Motioning with broad sweeps of his arms, the manager finally convinced the disgruntled hands to begin their workday. Breaking up into their usual teams of different colors and nationalities, they trudged to their respective corners of the property, energy and enthusiasm clearly lacking. The cool breeze carried their mutterings to our ears as they ambled away.

“Did you find the answer you were seeking, Karl?” Victor asked, his wise old eyes shrewd and unblinking. “How many of these folks back your precious protectionist president now?”

I opened my mouth to answer, and snapped it shut. No reason to prove my foolish claims made last night. The workers’ unrest was directly related to the  president’s hasty decision, and could only grow worse. What had prompted him to send such a dire message to loyal citizens of California? He’d be campaigning for re-election soon. Didn’t he seek their support and votes to unify the country? Or was it as Victor theorized, that a privileged group of financially powerful men had tipped the scales in opposition to this unique global company and its industrious employees?

“Let’s get to work, too,” I replied. “This will all be resolved by tomorrow morning. The  president’s bound to clarify his message.”


VICTOR: Famous last words, I thought as the next morning brought new signs, new crowds, new anxieties. All valid, given the  president’s latest audacious edict. What is that idiot thinking? Does he really believe he can throttle thriving free enterprise from three thousand miles away?

Apparently not by means of pronouncement alone. After all, he’s calling up soldiers to make us follow the law according to his terms. I guess it takes a strong military to win a righteous war. And a stronger one to win an unrighteous one, if history is any indication.

My nephew is at least shivering in the cold water of reality. His hero has finally toppled from his pedestal. The best thing Karl could learn is that no person should be trusted blindly whenever massive amounts of money and power are involved—especially those who function in and around government.

“Won’t the governor defy the president?” Karl asked me as we traveled our daily route. “I mean, the valley’s residents already figured out that secession is an option. If so, wouldn’t the governor lead that charge? He’s popular enough, and he’s at odds with a lot of the president’s views.”

“Show me a man who has favors to call in, and I’ll show you a politician, anytime,” I answered. “That gov won’t do squat unless and until he knows for sure which direction the wind is blowing. He sits in his catbird seat in Sacramento, waiting for the crisis to brew much larger before he steps in as the savior for California.”

Karl collapsed against the seat, puzzlement screwing with his usually serene features. “NAQSM management, then? Shouldn’t they be out in front, leading the opposition?”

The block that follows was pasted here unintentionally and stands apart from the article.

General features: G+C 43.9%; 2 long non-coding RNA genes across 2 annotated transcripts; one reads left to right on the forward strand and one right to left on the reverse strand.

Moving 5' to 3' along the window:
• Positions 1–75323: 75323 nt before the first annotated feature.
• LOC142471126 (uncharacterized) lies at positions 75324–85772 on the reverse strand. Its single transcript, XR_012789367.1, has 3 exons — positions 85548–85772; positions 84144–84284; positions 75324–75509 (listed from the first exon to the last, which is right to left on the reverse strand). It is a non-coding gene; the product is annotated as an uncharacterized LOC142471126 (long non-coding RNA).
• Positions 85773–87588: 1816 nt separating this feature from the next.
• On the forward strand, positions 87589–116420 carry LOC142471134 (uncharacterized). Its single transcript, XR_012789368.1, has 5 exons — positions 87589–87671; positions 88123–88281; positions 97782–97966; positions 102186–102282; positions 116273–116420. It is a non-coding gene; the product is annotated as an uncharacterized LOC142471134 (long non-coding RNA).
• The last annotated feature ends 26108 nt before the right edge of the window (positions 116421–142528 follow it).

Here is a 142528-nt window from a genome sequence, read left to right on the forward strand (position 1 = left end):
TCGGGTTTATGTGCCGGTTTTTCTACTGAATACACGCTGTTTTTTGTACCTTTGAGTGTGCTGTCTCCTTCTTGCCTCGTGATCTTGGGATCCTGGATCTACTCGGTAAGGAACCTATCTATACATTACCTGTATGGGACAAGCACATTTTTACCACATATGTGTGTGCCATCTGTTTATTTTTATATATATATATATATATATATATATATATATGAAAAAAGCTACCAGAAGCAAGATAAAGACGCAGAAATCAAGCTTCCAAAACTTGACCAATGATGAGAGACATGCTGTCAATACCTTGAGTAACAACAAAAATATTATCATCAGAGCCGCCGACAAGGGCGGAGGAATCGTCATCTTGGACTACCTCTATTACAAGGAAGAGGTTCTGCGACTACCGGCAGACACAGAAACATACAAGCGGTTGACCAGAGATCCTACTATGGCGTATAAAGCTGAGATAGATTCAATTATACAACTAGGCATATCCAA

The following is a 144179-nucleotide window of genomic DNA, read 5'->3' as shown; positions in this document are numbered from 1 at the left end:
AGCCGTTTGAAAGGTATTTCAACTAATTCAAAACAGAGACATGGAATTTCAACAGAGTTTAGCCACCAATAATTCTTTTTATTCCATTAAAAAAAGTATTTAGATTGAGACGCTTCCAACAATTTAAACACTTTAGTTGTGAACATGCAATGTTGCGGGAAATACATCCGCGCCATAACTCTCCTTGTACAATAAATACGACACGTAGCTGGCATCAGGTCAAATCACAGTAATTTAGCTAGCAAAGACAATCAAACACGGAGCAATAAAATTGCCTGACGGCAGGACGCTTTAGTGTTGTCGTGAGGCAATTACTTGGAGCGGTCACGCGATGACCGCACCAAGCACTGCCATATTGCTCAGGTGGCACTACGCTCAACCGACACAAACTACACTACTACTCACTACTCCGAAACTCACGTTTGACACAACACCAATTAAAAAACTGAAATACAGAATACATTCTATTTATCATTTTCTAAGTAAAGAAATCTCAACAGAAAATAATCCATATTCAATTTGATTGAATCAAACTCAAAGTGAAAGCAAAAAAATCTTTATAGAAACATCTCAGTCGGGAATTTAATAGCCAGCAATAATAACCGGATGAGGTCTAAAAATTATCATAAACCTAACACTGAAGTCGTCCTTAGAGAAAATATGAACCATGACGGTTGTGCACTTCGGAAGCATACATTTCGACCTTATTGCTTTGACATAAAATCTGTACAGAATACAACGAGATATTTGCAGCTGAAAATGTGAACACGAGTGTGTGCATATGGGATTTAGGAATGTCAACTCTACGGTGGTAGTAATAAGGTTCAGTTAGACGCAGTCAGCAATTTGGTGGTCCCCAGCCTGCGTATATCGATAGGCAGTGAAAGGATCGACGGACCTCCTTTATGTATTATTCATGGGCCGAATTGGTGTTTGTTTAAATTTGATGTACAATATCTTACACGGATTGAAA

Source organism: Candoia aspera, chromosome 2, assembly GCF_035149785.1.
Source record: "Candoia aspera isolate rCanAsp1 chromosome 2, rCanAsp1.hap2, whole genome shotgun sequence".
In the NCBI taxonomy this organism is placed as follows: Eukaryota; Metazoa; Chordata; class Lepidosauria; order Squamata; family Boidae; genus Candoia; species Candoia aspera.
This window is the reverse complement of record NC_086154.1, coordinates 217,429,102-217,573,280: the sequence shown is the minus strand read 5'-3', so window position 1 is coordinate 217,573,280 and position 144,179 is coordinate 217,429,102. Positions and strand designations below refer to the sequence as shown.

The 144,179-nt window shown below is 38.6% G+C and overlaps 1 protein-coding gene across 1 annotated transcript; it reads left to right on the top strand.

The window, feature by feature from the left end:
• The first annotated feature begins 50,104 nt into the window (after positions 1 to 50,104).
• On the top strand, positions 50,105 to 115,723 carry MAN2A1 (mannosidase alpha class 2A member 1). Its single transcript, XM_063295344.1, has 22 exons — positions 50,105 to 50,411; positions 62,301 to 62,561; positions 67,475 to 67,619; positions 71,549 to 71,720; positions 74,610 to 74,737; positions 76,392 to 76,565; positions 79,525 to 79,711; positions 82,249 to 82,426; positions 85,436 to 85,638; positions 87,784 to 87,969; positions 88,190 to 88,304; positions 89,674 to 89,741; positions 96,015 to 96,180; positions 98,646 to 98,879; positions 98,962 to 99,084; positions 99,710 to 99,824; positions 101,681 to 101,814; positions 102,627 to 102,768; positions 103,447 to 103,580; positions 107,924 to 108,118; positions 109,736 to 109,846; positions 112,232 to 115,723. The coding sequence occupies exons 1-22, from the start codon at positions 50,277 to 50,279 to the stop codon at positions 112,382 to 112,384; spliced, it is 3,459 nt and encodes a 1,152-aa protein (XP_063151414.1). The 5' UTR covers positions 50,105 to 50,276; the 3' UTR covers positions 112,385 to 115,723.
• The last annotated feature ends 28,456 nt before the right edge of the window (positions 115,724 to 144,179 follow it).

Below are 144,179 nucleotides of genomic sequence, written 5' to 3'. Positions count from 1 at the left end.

“Yeah, they show great judgment.” I couldn’t prevent the sarcasm infusing my voice, nor stifle my cynical snort. “Their legions of lawyers lost every single case. Besides, who says they won’t put their tails between their legs and run off with their riches? Who will the troops hold hostage once they get here, the peons or the bosses?”

We passed through the entry gate of NAQSM. Laborers milled around, showing no sign of starting production. And who could blame them? Their future looked bleak indeed.

As did mine. Without a thriving NAQSM to supply components to the booming modern economy, my itty-bitty enterprise would shrivel up and die, too. No great loss, as it didn’t take a genius to handle transport and logistics. Nonetheless, I had hoped to create something valuable to pass on to Karl if he chose to make his home in San Jose, and I had already told him so. With no heirs of my own, it seemed a fitting gesture, a belated apology to the family for the vicissitudes of my youth.

Karl dragged his feet as we headed toward the loading dock. “You’re right, Uncle Victor,” he acknowledged. “The president is mistaken. This is downright immoral.” He waved his arm, encompassing the labor stoppage, the indignant faces. “Our country stands for individual liberty and protection of property. Our allies negotiated treaties with us in good faith. They’re bound to be mighty upset with this disruption to the status quo. Their economies count on us, after all. Nowhere does it say in the Constitution the government has justification to send in troops to seize a business from its owners!”

“Are you sure, son?” I quizzed. “There is this concept called eminent domain, where in the name of the greater good, the government confiscates anything it damn well pleases.”

“Negotiated to a fair price so that the owner doesn’t lose out,” Karl corrected. “Everyone at NAQSM stands to lose instead.”

Well, I couldn’t refute that.

A shot rang out behind us.

“Look out!” I shoved Karl’s head down to his knees and quickly followed suit.

A rapid volley of gunshots peppered the air.